Wearing two hats is a challenge

My caretaker manager stint overseeing the sales team continues to dominate my working week. It feels like a perfect storm as we strive to manage a cost price increase, agree annual joint business plans with our customers and cope without a permanent sales director.

I am doing my best but feel slightly out of control, not quite able to give all of my direct reports the time they deserve. If anything, my temporary charges in the sales team are getting my full and undivided attention, whereas my brand team are being left to their own devices. Let’s hope that they don’t spend the entire budget while I’m not looking.

I have to admit, wearing two hats is harder than I thought. I have always enjoyed the healthy tension between the sales and marketing teams, however it is not a lot of fun being stuck in the middle of it all.

I also enjoy keeping a close watch on competitor advertising, but I have been viewing things through a slightly different lens lately. Sales directors tend not to look out for production values or clever scripts, but instead watch obsessively for the price offers being featured in so many of the ads. In the last few weeks Tesco has been advertising its buy one get two free offers. Pringles, Radox and Goodfella’s are among the brands being devalued.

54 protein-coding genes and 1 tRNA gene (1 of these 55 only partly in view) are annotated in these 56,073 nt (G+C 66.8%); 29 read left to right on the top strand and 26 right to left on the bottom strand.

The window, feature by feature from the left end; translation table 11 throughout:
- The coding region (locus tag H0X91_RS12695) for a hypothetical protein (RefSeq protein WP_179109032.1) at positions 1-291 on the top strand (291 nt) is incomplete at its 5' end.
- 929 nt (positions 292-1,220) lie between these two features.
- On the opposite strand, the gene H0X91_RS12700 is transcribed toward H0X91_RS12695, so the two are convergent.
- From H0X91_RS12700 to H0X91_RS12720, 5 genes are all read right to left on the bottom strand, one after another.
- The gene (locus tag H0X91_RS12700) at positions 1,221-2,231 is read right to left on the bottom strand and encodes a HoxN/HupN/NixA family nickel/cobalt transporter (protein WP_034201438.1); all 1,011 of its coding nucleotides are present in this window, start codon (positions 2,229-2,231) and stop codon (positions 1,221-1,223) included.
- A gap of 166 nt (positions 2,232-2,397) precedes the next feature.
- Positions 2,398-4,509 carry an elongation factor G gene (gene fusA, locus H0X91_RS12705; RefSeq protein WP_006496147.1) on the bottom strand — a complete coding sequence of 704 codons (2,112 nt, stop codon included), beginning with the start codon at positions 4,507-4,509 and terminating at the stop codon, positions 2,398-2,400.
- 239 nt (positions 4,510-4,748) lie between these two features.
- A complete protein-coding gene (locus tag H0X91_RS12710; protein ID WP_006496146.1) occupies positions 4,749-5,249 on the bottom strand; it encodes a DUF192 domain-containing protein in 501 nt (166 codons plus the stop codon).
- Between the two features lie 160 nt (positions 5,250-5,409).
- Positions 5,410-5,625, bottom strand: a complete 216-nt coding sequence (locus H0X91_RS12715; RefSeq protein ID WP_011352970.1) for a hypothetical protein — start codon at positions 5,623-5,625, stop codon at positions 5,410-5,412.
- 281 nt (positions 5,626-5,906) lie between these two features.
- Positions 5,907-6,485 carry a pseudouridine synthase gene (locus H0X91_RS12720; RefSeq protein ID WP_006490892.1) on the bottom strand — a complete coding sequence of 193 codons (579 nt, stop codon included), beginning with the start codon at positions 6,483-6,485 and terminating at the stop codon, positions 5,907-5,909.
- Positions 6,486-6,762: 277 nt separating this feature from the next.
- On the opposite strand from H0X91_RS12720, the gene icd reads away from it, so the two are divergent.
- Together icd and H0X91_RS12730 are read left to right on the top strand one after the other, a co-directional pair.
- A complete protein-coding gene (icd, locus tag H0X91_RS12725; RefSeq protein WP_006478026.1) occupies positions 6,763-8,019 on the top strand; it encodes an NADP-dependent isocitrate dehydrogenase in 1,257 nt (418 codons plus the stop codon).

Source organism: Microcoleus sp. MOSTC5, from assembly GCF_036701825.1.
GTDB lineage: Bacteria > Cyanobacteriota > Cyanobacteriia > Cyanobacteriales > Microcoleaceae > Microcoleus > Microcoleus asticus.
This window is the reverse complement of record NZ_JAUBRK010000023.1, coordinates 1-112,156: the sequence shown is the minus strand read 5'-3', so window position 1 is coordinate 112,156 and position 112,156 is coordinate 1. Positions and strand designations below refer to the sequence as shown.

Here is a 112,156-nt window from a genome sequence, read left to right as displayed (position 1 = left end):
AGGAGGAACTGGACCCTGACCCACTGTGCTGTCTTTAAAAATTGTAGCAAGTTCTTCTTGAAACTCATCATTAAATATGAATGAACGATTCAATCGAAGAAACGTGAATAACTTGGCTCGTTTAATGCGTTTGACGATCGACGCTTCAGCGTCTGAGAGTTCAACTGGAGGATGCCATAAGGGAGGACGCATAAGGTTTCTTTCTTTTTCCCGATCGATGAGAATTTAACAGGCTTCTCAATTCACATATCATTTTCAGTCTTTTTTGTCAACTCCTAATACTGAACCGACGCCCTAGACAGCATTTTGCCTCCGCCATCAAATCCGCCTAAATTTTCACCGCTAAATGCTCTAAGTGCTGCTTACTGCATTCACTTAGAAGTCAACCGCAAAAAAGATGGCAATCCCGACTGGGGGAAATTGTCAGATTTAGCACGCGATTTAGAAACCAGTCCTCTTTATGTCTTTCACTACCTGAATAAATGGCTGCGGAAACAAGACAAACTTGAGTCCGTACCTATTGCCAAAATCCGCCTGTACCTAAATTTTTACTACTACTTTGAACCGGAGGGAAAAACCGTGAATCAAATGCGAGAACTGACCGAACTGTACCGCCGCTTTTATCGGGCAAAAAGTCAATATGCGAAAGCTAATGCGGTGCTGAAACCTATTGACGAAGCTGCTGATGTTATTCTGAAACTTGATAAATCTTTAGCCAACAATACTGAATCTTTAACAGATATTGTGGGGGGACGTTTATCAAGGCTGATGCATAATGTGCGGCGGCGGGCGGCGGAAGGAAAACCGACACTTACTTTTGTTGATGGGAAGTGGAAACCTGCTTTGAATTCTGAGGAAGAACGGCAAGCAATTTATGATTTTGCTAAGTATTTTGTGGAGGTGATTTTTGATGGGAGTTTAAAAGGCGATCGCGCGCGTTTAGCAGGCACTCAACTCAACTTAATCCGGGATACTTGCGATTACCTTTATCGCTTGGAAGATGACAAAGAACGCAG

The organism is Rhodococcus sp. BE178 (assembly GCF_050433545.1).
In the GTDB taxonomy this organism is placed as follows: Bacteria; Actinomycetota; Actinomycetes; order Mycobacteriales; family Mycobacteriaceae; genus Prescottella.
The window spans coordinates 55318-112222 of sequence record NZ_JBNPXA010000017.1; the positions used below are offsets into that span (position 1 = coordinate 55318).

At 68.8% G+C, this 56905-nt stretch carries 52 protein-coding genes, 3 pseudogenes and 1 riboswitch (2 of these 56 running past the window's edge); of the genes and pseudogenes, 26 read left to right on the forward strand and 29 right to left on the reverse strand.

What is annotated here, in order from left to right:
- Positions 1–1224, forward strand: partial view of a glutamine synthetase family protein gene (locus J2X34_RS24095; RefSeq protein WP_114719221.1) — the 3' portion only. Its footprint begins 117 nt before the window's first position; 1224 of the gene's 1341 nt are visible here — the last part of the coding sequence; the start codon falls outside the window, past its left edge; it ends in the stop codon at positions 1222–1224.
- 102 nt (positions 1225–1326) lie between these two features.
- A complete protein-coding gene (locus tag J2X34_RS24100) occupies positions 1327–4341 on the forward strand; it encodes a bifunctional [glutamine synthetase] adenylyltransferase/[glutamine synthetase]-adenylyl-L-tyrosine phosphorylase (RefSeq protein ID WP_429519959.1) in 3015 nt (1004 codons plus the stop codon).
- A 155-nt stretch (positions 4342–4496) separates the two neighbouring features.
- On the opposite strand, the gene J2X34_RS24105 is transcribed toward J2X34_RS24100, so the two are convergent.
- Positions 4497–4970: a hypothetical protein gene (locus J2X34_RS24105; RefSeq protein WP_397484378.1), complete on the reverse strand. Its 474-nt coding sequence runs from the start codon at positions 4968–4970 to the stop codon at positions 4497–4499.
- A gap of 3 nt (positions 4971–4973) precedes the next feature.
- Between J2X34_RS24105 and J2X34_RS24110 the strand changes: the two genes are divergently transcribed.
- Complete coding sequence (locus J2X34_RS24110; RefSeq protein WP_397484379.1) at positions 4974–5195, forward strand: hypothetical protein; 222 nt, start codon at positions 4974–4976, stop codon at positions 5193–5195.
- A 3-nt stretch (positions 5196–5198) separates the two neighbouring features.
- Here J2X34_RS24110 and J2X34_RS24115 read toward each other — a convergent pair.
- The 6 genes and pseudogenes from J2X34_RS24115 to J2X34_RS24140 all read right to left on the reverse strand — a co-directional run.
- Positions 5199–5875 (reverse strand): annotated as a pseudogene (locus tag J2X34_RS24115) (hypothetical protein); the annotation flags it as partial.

“I have been viewing things through a slightly different lens lately”

In the same week, with my marketing director hat on, I read some PR coverage about the award-winning design agency that is responsible for the Goodfella’s packaging work. The agency is no doubt claiming that its design has driven unprecedented results. The agency is probably right though I doubt it has anything to do with its design work.

A few days later I saw a predictable response from Asda and Co-op, which were both featuring Pringles at better than half price. As they say, once you pop you can’t stop.

I do not envy whoever is in charge of the grocery national account team at Pringles right now. The brand team will be shouting at them for knackering the brand, the factory will be shouting at them for dreadful forecasting accuracy, trade customers will be shouting at them for running damaging promotions with rival retailers while in the same breath asking for the same deal themselves. Utter misery I suspect – and I should know, I am in sales.

These are the daily polar opposites of the grocery world. Welcome to my world. Brand building waffle meets hairy-arsed market trading. For the time being, I refuse to choose sides.

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